City College of S.F. trustees are wrong to close school’s Fort Mason campus

The closure of City College’s Fort Mason campus is a devastating blow to the people of San Francisco and our city’s creative future.

This beautiful, special art campus fostered so much creativity and community. For four decades, Fort Mason was the place for thousands of San Franciscans to explore painting, drawing, printmaking, sculpture, photography and mixed media and learn from gifted teachers. Fort Mason helped launch the careers of many artists, and provided not only workspace for creative people who might not be able to afford the price of a private art studio in San Francisco, but also a vibrant, warm and supportive community that encouraged artistic growth and perseverance.

My time spent as an art student at Fort Mason, with teachers and classmates who mentored me in my art practice, was one of the most meaningful educational experiences of my life. My favorite painting teacher, Glen Moriwaki, had studied

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State Gives Union City Guidance To Start School Classes

UNION CITY, CA — If the New Haven Unified School District wants to hold classes in schools instead of online this fall, State epidemiologist Dr. Erica Pan on Tuesday outlined the state’s waiver process for K-6 schools.

Alameda County is currently on California’s COVID-19 coronavirus “Watch List.”

Pan, the former health officer for Alameda County, said K-6 schools can apply for a waiver to begin in-person instruction if they are located in a county that meets several criteria in spite of being on the state’s Watch List.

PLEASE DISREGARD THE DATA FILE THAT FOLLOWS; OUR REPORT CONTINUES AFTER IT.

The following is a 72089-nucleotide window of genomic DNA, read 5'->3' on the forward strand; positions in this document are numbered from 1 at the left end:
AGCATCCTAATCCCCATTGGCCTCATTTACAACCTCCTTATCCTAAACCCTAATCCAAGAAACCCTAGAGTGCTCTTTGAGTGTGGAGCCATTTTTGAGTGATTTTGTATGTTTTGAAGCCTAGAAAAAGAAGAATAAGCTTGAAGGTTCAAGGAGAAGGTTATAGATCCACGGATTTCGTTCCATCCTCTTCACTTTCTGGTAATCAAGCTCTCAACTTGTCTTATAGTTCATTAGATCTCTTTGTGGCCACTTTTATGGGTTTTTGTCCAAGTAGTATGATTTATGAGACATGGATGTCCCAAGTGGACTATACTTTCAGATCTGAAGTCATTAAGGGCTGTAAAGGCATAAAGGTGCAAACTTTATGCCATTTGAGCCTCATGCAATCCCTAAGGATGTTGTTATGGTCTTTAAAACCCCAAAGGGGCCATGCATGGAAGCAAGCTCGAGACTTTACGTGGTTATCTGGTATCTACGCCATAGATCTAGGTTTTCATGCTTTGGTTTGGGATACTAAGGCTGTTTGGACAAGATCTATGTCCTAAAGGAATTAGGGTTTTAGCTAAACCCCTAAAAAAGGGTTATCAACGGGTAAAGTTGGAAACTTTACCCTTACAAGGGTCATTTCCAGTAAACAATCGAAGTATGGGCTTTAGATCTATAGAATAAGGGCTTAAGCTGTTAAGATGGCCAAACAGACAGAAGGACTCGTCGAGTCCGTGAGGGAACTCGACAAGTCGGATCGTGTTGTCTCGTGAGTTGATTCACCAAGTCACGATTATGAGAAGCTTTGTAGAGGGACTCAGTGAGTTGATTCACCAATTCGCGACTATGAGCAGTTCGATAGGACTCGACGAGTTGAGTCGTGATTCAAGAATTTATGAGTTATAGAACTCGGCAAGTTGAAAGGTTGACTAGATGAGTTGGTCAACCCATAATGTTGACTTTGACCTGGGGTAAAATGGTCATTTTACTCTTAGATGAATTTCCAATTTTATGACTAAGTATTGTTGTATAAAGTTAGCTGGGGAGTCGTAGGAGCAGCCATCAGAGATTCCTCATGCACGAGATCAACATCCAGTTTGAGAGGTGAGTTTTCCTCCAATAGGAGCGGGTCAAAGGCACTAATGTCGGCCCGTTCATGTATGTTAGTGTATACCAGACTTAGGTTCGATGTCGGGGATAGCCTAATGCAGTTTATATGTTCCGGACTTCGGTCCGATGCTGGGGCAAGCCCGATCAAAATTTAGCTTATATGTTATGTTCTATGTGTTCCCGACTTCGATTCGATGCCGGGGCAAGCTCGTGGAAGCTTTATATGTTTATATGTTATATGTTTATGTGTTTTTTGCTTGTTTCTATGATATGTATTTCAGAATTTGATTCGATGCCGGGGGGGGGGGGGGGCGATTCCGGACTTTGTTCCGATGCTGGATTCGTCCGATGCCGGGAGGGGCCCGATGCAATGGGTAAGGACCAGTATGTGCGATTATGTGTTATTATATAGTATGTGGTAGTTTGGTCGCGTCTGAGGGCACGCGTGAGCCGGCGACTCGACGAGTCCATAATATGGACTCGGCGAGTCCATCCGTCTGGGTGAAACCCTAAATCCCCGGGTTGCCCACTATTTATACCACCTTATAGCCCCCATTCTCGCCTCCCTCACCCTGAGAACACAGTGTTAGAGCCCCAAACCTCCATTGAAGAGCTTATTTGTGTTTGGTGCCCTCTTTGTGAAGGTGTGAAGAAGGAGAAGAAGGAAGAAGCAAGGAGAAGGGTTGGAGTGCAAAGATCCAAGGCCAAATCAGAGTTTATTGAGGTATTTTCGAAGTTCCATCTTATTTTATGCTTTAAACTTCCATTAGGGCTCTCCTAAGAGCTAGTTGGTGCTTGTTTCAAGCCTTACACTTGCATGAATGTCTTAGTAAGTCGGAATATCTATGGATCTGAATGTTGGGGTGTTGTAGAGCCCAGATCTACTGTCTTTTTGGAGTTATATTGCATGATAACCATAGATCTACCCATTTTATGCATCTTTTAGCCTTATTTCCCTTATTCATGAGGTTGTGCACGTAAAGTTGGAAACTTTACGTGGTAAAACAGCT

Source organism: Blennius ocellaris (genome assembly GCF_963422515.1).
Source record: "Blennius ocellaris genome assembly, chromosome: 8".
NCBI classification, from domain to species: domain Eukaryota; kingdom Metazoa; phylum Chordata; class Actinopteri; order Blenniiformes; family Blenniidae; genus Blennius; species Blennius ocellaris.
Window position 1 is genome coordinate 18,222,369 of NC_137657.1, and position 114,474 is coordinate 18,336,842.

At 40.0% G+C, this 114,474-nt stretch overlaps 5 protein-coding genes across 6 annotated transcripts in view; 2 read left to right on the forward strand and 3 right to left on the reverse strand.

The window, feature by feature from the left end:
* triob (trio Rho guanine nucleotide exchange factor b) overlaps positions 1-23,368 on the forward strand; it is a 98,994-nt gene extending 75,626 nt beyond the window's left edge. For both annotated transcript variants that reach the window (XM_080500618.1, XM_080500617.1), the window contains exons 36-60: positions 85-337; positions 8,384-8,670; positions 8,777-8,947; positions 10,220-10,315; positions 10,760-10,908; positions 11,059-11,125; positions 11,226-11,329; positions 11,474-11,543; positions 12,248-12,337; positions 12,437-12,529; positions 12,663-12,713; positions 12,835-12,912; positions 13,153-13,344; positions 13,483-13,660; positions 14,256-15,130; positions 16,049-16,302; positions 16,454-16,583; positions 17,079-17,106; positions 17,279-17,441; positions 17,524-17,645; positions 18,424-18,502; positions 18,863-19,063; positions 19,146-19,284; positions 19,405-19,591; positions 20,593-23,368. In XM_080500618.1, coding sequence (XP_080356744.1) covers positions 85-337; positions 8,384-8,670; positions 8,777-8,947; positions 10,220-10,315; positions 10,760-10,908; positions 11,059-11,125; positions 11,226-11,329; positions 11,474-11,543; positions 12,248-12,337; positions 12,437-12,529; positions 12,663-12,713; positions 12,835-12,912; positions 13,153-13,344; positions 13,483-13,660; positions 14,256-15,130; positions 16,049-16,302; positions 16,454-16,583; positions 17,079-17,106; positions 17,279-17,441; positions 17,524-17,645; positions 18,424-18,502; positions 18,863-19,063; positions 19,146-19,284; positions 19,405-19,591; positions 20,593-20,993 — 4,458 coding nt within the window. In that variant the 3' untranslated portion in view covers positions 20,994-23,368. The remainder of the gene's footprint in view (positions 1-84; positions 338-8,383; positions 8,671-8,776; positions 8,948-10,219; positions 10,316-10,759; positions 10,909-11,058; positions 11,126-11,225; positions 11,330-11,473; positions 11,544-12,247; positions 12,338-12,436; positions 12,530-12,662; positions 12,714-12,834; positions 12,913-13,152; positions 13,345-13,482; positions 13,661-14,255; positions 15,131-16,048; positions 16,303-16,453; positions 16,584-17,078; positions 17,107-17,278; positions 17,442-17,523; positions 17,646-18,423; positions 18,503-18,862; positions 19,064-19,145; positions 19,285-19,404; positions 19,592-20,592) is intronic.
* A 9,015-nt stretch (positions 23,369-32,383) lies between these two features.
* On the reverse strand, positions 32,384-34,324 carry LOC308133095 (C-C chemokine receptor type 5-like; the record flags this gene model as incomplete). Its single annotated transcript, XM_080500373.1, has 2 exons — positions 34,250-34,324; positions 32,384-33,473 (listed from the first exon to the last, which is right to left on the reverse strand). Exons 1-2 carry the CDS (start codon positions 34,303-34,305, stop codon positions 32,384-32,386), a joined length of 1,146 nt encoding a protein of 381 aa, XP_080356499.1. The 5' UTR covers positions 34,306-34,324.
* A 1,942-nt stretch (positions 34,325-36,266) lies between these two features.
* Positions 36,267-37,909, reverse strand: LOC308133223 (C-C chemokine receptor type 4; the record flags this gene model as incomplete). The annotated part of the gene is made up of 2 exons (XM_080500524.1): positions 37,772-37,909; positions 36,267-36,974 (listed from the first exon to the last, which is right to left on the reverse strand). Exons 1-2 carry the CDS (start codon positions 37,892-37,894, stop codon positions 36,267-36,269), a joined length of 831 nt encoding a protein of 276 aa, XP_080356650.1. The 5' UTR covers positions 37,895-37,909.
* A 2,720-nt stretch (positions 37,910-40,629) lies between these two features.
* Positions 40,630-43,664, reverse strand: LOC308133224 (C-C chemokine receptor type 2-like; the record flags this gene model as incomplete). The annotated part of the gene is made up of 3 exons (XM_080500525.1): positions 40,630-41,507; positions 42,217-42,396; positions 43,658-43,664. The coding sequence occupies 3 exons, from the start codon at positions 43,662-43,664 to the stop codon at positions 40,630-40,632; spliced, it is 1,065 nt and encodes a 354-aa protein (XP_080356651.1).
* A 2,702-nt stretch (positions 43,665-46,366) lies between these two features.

Individual schools must submit a site-specific plan to keep students and staff safe, taking into account input from interest groups like labor unions and parent organizations. Those schools must then publicly post their plan and submit it to their local health officer to apply for a waiver.

California Department of Public Health officials will then review each application on a case-by-case basis, taking

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Virus curfew imposed on Australia’s second-biggest city

Australia imposed an overnight curfew on its second-biggest city Sunday and banned people from moving more than five kilometres from home in a bid to control a growing coronavirus outbreak that is infecting hundreds daily.

Declaring a “state of disaster”, Victoria Premier Daniel Andrews said Melbourne would move to Stage 4 restrictions until September 13 given “unacceptably high” levels of community transmission.

The harshest rules in Australia to date will see city residents face a curfew from 8 pm to 5 am for the next six weeks. Only those carrying out essential work, or seeking or providing care, will be allowed out.

“The time for leniency, the time for warnings and cautions is over,” Andrews said.

“If you are not at home and you should be, if you have the virus and are just going about your business, you will be dealt with harshly. Lives are at stake.”

Melbourne residents

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A Small Georgia City Plans to Put Students in Classrooms This Week

Jefferson High seniors Hope Terhune and Rylee Meadows, who started a petition drive calling for a mandatory mask rule, in Jefferson, Ga., an hour's drive north of Atlanta, July 24, 2020. (Melissa Golden/The New York Times)